Jeff Park progressing toward becoming new theater district
by BRIAN NADIG
When the organizers of the "Chicago Fringe Festival" were looking for a new home for its annual 2-week theater event, the city Department of Cultural Affairs and Special Events recommended the Jefferson Park area.
Now a theater district may be in the process of being created in Jefferson Park. In recent years nonprofit groups including the Gift Theater, 4802 N. Milwaukee Ave., and the Youth Company Chicago theater group, 5340 W. Lawrence Ave., opened in the area, and both of them later expanded by leasing additional storefronts.
The Copernicus Center, 5216 W. Lawrence Ave., recently converted a neighboring industrial building into a multi-purpose performance area. The center also has increased its programming at its 1,900-seat auditorium, including scheduling rock bands including Foghat and Blue Oyster Cult.
"We’ve more than doubled our programming and attendance," Copernicus managing director Gregg Kobelinski said. "We’ve always had our ethnic programming, Polish, Indian, German, Italian, Ecuadorian and more, but now we hope to bring in more people with the neighborhood with these rock concerts."
Festival executive director Vinnie Lacey said that event organizers never felt like they had the support of the Pilsen community where the festival had been held the last 3 years, but he said that has not been the case in Jefferson Park. Lacey said that Cyd Smillie, who serves as the art liaison to Alderman John Arena (45th), took him on a tour of the area, and "It just felt like home right away."
The festival will take place from Aug. 29 to Sept. 8 in several venues in the Jefferson commercial district, including the facilities of the Youth Company and the Gift Theater and the gymnasium at the Congregational Church of Jefferson Park, 5320 W. Giddings St.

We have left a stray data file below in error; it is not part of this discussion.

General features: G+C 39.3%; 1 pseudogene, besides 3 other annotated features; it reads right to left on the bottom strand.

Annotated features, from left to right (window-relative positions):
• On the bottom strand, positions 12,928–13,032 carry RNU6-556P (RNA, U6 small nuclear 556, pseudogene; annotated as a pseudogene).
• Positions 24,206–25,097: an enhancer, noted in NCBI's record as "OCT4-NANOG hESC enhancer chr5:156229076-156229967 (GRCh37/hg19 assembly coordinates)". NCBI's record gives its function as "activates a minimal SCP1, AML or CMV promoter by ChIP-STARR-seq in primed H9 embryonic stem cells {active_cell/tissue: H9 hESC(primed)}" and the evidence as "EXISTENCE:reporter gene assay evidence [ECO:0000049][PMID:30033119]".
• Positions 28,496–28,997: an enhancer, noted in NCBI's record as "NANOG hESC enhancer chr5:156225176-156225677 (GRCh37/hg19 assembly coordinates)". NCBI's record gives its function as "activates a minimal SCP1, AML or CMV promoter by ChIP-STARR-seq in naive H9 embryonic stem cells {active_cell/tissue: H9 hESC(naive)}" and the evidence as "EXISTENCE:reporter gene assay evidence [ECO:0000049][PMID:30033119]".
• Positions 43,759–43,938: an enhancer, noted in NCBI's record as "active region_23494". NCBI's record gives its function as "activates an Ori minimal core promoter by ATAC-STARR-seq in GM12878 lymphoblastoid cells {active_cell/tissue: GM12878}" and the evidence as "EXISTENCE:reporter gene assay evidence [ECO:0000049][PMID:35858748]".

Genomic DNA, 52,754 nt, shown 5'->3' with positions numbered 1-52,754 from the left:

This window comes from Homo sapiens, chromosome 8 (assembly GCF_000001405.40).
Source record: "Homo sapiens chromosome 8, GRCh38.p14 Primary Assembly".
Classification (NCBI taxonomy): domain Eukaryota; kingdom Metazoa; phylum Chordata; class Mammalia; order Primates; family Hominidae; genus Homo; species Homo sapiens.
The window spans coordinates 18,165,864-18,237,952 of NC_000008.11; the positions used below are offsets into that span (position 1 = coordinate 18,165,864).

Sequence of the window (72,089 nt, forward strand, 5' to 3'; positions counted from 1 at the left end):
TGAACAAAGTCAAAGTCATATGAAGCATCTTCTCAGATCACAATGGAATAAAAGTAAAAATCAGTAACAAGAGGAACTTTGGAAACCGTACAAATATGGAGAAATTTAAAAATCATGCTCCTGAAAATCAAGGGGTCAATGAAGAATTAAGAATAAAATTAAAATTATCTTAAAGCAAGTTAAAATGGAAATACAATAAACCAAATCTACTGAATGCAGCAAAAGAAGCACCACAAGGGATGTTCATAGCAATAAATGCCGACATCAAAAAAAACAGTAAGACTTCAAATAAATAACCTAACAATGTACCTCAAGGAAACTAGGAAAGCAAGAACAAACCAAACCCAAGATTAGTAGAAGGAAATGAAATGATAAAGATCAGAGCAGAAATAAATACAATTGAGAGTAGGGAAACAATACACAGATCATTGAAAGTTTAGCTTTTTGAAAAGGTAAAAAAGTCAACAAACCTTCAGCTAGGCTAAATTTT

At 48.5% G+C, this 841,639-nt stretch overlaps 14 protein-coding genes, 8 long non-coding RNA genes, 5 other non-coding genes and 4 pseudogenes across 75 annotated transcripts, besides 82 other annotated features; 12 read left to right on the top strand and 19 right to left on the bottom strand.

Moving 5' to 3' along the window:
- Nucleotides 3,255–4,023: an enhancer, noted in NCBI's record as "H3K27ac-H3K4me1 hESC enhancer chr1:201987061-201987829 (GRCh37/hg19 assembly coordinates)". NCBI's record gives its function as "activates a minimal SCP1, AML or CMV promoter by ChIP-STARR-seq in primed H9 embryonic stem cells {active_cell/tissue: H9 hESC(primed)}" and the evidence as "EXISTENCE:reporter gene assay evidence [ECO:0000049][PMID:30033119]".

The festival will feature about 50 live shows, including dance, comedy and drama.
Some of the festival’s performances may be considered out of the mainstream, and content information will be posted at each venue, Lacey said.
"It’s about being an uncensored festival," Lacey said at a recent meeting of the Jefferson Park Chamber of Commerce. "We don’t market this as a child-friendly festival, but there are some shows that are kid-friendly."
Fringe festivals, which are held throughout the world, got their start during a festival in Edinburgh, Scotland, shortly after World War II. "Basically a bunch of Bohemians showed up along the fringe, and we were invented," Lacey said.
This summer also will feature live performance of Shakespeare’s "Comedy of Errors" at 6:30 p.m. Friday, Aug. 23, and Saturday, Aug. 24, at Wilson Park, 4630 N. Milwaukee Ave., and the Jefferson Park Advisory Council is working to bring an outdoor theater series to the park, 4822 N. Long Ave.
This fall the Gift Theater will present "Broadsword," which tells the story of the downtrodden members of a New Jersey rock band whose visionary leader has disappeared this fall, and the Youth Company will conclude its summer workshops with performances of Disney’s "Beauty and the Beast."